How to Make Keto Bone Broth with Anti-Inflammatory Herbs and Spices
Bone Broth has become an essential recipe in many kitchens. I have shared different ways of making bone broth with you, but I have not yet made a Keto bone broth, which many of you have requested.
So today, I thought I would share a bone broth recipe that is perfect for those who follow the Keto Diet. Plus, this version has added anti-inflammatory herbs and spices for extra benefits to help those following any diet!
Using a Fat Separator
In my video, I talk about how you can refrigerate your bone broth to have the fat congeal at the top. You can also use the Fat Separator device. It’s a handy way to quickly separate the fat from your bone broth when you decant it into your storage containers. Watch my How to Make Turkey Bone Broth in the Slow Cooker video to see how easy it is to use a Fat Separator.
Best Vegetables for Keto
While you’re planning for your bone broth, be sure to watch my Best Vegetables for Keto video to pick the optimal ingredients for your broth.
More Bone Broth Recipes
After you’ve learned how to make bone broth for Keto, learn about the different ways to make bone broth, discover the different types of bone broth, and get printable recipes so you can create your own traditional foods cookbook.
- How to Make Rich and Gelatinous Beef Bone Broth – Bone Broth Recipe
- How to Make Roast Chicken Bone Broth for Pennies a Jar
- Turkey Bone Broth in a Mealthy MultiPot Pressure Cooker
- Bone Broth FAQs – Frequently Asked Questions About Homemade Bone Broth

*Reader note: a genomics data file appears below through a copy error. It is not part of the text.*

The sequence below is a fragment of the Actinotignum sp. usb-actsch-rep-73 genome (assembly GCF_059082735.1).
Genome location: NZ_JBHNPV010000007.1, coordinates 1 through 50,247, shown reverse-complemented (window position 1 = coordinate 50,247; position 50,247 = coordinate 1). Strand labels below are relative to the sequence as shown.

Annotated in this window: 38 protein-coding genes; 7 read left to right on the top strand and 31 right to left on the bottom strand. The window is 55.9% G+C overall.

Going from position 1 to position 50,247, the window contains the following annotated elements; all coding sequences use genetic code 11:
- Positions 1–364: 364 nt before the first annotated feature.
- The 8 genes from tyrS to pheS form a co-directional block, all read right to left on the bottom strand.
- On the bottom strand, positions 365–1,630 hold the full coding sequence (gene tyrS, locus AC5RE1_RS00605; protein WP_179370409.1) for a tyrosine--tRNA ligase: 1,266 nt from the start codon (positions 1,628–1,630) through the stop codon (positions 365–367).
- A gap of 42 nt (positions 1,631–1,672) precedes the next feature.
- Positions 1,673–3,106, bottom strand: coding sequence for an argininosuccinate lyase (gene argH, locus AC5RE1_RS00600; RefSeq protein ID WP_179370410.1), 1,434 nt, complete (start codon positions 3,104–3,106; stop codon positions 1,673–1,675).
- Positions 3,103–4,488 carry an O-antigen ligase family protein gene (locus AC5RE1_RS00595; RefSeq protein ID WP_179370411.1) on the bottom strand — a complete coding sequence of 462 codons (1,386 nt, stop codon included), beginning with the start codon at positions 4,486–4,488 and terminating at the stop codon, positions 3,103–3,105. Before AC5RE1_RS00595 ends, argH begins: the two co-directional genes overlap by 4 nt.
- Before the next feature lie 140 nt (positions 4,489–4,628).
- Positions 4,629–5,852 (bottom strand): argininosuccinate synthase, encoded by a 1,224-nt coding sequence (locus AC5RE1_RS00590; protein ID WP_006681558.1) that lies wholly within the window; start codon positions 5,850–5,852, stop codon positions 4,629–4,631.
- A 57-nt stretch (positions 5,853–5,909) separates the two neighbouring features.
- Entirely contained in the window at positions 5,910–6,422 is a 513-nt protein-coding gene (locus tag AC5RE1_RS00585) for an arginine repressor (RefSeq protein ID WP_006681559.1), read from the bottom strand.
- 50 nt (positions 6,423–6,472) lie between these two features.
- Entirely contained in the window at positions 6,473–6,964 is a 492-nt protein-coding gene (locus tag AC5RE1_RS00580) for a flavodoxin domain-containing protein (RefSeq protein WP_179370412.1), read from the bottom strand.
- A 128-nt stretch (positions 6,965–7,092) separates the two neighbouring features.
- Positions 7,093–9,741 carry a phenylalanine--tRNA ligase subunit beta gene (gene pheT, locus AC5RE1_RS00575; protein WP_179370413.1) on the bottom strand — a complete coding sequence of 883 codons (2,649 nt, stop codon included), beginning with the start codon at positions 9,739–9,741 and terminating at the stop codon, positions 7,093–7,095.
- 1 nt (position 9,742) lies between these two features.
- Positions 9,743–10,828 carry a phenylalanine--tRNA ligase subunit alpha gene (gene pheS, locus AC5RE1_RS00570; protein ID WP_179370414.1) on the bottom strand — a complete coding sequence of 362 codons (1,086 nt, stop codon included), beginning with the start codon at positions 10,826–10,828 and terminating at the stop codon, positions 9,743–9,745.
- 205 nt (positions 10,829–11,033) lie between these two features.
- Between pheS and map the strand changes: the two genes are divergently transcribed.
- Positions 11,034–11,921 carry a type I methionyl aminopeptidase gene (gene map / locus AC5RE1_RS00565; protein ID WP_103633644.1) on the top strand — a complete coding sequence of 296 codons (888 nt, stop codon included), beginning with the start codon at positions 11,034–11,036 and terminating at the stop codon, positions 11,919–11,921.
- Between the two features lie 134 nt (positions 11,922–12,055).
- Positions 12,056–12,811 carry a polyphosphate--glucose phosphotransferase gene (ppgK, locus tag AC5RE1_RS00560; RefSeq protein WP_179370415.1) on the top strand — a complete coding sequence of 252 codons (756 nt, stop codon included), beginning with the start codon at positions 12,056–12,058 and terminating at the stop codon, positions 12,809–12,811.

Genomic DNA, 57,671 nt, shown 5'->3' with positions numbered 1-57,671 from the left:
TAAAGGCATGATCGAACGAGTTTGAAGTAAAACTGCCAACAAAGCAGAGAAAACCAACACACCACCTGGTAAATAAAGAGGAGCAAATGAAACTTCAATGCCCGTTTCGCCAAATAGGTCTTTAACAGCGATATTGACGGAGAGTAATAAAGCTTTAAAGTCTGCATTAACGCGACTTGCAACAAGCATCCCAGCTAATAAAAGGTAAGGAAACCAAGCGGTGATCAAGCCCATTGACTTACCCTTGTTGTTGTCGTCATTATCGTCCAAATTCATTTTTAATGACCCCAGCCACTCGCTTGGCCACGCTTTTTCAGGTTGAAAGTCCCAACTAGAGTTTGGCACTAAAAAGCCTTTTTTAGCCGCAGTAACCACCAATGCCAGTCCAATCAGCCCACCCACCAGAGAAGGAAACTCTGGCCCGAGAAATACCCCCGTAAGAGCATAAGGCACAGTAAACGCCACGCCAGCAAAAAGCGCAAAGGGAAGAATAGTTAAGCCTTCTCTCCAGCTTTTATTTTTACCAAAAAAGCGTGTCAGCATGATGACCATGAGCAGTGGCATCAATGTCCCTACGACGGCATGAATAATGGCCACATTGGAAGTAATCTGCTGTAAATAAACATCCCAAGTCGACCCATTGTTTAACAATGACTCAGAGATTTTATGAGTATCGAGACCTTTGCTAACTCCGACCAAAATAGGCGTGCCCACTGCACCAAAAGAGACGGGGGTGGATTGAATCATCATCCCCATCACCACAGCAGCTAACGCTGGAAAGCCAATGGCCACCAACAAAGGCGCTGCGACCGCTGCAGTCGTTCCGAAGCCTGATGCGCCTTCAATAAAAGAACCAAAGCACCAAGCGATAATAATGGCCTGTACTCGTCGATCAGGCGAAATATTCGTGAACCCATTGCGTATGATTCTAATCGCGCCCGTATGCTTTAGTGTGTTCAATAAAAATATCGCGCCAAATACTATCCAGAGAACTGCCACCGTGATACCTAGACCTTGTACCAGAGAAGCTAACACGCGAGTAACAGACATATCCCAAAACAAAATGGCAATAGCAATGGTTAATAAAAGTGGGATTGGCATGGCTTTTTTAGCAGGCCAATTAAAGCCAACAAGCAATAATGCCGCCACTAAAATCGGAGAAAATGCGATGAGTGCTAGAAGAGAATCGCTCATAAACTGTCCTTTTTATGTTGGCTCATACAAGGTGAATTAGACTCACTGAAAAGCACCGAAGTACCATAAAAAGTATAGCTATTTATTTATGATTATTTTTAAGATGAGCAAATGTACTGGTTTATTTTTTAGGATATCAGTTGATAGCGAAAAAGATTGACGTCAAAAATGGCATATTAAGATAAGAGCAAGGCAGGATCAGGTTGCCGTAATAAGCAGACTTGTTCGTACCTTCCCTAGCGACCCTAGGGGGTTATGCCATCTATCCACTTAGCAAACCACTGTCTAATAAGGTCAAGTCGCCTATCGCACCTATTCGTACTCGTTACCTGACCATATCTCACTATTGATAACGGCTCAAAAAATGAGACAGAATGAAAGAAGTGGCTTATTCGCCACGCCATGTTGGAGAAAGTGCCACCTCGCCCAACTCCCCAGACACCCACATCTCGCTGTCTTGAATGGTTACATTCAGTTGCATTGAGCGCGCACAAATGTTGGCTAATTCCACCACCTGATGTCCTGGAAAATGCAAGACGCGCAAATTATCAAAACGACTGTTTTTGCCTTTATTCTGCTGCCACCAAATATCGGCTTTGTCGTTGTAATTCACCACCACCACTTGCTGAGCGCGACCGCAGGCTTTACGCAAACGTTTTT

- Best Bones for Making Beef Bone Broth
- Gelatinous Bone Broth – Why It Is Important
- How to Make Perpetual Beef Bone Broth – Reuse Beef Bones for Endless Broth
- Fish Bone Broth Recipe – Iodine Rich for Good Thyroid Health
- How to Make Pork Bone Broth in a Slow Cooker
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How to Make Keto Bone Broth with Anti-Inflammatory Herbs and Spices
- 5 pounds Beef bones a mix of marrow bones, neck bones, and oxtails
- 1/4 cup Apple cider vinegar or 1 cup wine or fortified wine, if allowed on diet
- 6 leaves Romaine lettuce chopped
- 1 bunch Green onions chopped
- 4 stalks Celery chopped
- 1 cup Dried shitake mushrooms
- Fresh herbs small handful; if using dried, start with no more than a teaspoon.
- 1 cup Fresh ginger chopped; if organic, leave unpeeled otherwise peel.
- 1 cup Fresh turmeric* chopped; if organic, leave unpeeled otherwise peel.
- 1 tablespoon Whole black peppercorns
- 1 Bay leaf
- Filtered water
- Place marrow bones in a 10-quart** slow cooker and cover with filtered water. Add vinegar. Allow marrow bones to soak in acidulated water for 1 hour.
- Place the oxtails and neck bones on a baking sheet and roast in the oven at 425°F until well browned, 45 minutes to 1 hour.
- Once the oxtails and neck bones are browned, add them to the slow cooker. Deglaze the baking sheet with filtered water and add it to the slow cooker.